Maybe that's the entire point. They're not allowed to complain out loud because of an NSL but they can make it clear what's going on and that it's hurting them with a statement like this.

      It's long past time for us to decide our government should not be keeping secrets. They clearly cause far more harm than they help. At worst, some criminals get away. How does that saying go? It's better to free 100 guilty men than imprison 1 innocent?

      • by JWW (79176)

        How does that saying go? It's better to free 100 guilty men than imprison 1 innocent?

        That's no longer really true. According to the NOT.ONE.MORE movement, we should impinge the rights of 100 in order to forbid the 1 potential criminal to take action. Even if impinging on their rights in the end may have absolutely no impact.

        In the end ALL our freedoms will be destroyed by FEAR because we're demanding security and, well, fuck liberty.

        And in the end the governments just giving us what we want. So what if it happened to be executed by secret laws, using secret courts that issue secret orders

    • Kind of helps if you keep it in context and include this part:

      "UPS is not aware of any court orders from the NSA seeking to inspect technology-related shipments."

      • the problem with this whole post-snowden NSA techno world we live in - it's impossible for any government agency or company to deny anything. because there exists a secret court that signs secret warrants for information and it's illegal for anybody to talk about the secret warrants, there's no way to deny that government intrusion has happened.
    • Not voluntarily unless required by law? Why do companies release statements like this? It just makes them seem more guilty. Better not to say anything.

      No, we should be applauding this. Look at the recent 'IBM' denial. They are very specific about what they're not doing, making it plainly obvious what they are doing without violating their NSL.

  • by headhot (137860) on Friday May 30, 2014 @08:41AM (#47128187) Homepage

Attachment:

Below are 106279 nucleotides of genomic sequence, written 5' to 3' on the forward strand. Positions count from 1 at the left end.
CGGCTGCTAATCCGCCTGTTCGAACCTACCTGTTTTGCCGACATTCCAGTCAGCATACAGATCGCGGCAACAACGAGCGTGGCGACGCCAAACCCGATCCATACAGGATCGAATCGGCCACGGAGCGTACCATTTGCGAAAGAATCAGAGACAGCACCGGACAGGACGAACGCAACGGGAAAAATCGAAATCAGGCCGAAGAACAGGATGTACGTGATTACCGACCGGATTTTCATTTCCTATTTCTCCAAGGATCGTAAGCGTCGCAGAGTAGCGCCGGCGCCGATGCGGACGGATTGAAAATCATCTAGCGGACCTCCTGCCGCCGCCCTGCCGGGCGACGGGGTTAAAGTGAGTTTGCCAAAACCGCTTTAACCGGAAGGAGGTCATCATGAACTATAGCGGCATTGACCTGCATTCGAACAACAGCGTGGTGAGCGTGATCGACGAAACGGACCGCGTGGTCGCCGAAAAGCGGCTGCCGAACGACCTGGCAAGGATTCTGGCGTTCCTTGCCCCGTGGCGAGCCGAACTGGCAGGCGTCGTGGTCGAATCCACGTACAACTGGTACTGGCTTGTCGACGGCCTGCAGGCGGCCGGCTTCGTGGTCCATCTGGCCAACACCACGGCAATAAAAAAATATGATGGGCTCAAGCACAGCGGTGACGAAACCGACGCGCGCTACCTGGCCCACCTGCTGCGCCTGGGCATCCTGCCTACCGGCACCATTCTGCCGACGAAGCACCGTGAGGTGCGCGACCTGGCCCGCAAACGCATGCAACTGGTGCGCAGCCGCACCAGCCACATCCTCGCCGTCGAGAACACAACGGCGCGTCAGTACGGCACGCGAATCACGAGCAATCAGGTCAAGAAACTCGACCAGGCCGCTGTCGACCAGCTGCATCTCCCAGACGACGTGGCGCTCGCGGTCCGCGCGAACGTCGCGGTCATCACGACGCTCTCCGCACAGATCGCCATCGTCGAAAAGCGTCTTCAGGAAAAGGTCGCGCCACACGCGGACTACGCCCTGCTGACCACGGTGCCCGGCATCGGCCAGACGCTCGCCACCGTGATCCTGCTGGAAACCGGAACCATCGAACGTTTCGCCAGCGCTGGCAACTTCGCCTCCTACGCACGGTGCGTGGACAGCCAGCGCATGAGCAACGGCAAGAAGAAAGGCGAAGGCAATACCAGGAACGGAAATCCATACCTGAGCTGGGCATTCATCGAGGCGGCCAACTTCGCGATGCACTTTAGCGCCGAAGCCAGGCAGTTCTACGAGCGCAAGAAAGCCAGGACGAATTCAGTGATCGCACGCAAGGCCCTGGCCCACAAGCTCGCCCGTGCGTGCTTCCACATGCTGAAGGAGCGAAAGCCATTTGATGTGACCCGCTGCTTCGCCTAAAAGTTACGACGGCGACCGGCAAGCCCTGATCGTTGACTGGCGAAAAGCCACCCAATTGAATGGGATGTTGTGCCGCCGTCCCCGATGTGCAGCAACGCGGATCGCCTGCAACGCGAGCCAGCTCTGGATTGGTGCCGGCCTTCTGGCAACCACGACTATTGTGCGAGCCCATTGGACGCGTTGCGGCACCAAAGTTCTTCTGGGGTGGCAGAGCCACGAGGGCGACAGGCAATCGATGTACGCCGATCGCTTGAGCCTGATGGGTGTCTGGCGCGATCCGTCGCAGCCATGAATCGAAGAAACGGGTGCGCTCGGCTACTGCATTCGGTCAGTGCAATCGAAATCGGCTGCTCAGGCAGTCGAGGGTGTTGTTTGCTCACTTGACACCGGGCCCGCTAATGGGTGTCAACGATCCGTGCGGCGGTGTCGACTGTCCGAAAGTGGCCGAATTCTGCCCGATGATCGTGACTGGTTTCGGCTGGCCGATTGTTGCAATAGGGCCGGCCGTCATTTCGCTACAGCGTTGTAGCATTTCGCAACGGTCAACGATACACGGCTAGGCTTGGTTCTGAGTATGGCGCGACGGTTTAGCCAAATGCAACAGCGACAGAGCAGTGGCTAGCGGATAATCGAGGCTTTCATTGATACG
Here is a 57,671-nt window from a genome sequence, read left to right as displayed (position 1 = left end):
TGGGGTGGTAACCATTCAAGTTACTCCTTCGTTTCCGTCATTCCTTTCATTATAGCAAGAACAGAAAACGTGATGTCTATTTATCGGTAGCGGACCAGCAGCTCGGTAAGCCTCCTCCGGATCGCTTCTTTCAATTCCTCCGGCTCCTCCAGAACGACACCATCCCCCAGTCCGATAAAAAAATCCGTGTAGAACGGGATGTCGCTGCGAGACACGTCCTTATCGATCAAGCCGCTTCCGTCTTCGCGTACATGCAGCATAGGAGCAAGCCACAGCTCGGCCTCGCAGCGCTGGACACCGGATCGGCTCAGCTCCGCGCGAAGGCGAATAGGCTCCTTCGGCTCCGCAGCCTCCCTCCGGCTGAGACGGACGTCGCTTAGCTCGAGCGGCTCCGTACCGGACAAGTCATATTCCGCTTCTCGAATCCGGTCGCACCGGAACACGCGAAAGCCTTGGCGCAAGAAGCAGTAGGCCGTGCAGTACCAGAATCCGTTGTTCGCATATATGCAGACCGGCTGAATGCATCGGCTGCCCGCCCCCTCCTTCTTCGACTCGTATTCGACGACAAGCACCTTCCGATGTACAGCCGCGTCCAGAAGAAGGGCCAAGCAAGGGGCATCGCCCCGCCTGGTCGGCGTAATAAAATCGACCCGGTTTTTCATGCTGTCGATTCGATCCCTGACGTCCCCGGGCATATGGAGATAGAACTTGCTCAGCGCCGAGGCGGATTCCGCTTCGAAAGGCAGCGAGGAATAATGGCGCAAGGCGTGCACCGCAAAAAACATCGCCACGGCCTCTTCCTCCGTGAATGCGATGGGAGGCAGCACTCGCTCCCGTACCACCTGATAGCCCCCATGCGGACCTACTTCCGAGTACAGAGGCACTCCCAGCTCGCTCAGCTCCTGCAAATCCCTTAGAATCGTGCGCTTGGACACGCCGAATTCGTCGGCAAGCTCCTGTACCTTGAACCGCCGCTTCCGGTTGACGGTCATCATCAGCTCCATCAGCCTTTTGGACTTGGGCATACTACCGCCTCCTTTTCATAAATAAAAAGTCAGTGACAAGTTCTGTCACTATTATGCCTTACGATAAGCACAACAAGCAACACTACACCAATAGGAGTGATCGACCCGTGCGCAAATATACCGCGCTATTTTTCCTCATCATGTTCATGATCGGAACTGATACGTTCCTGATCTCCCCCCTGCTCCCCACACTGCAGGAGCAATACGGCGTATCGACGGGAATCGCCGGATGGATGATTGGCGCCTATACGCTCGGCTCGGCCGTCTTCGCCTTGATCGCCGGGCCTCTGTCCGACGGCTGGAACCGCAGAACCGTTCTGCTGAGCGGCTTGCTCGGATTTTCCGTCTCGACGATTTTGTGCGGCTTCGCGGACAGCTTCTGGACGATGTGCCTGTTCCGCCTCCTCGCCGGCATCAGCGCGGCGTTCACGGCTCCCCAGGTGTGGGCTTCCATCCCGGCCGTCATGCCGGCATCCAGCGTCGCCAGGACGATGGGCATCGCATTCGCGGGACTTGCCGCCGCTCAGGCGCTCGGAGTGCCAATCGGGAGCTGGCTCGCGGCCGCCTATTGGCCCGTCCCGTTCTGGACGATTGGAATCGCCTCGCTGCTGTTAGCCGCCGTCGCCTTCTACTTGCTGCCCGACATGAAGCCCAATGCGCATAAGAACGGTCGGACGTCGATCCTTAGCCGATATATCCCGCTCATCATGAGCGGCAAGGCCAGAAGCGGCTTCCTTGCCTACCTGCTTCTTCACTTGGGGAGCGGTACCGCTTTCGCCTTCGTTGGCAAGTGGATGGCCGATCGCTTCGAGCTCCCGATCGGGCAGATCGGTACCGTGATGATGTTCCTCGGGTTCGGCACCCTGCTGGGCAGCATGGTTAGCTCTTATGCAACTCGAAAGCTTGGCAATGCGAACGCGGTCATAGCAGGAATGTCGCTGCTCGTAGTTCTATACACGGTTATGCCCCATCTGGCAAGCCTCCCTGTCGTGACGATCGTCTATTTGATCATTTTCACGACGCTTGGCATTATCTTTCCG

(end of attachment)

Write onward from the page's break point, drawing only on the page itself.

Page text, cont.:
If the device is made (or packaged in the US) and is being shipped overseas, the NSA can grab it at customs, there is nothing the shipper can do about it.

    • by Cassini2 (956052) on Friday May 30, 2014 @08:59AM (#47128351)

      Many (all?) custom's warehouses are operated by third-party companies. This will be a little bit more complicated than inspecting luggage. However, the companies (subsidiaries) that operate those warehouses get their entire revenue from allowing people to transport goods across borders. I suspect the NSA can get away with almost anything in that environment.

      • by Anonymous Coward on Friday May 30, 2014 @09:42AM (#47128675)

        When you say Custom's warehouse, I think you actually mean the two types of regulated facilities which are bonded and foreign-trade zone warehouses.

        Bonded warehouses are only allowed to store imported goods. The importer files customs entry forms for the goods prior to storing them within the warehouse and must paid the owed duties prior to removing the goods from the warehouse. This is the most common type. Basically it is where you put things while you pay your entry fees.

        Foriegn-trade zone (FTZ) warehouses allow both domestic and foreign cargo to be stored. Small manufacturing can be performed within the FTZ too. You would use this if you plan to re-export the goods or the product you manufacture have a mixture of domestic and foreign parts and it would be cheaper to import the finished product than each individual part. The goods are not considered imported until they leave the warehouse for a domestic address. A lot of global manufacturers have FTZ facilities and despite what the parent comment implied, this facility is operated by the manufacturer or a contracted agent for the manufacturer. It is not a place where customs or the NSA can freely enter and have access to any of the goods.

        Yes I used to make a living in this field.

    • You nailed it. UPS is scott-free. All UPS have secured federal facilities into which all cross-boarder shipment pass and "you don't need to know whats going on in there." Bahhhhh, don't piss on us and call it rain, we know better.
  • by Gibgezr (2025238) on Friday May 30, 2014 @08:41AM (#47128199)

    Excuse my ignorance, I am not from the U.S., but I thought only the F.B.I. could serve National Security Letters. Can the NSA also serve them?

  • by Anonymous Coward on Friday May 30, 2014 @08:43AM (#47128213)

    When you weaponize U.S. technology products to the extent that the NSA has, don't be surprised when no one wants to buy those products in the future.

    What foreign CEO or government official wants U.S. technology in control of their banking industry? Their communications infrastructure? Their manufacuring base? Their electrical power and distribution network?

    Can you imagine the U.S. response if the critical infrastructure items such as those listed above were found out to be backdoor and controllable at will by the Russians? Chinese? Indians?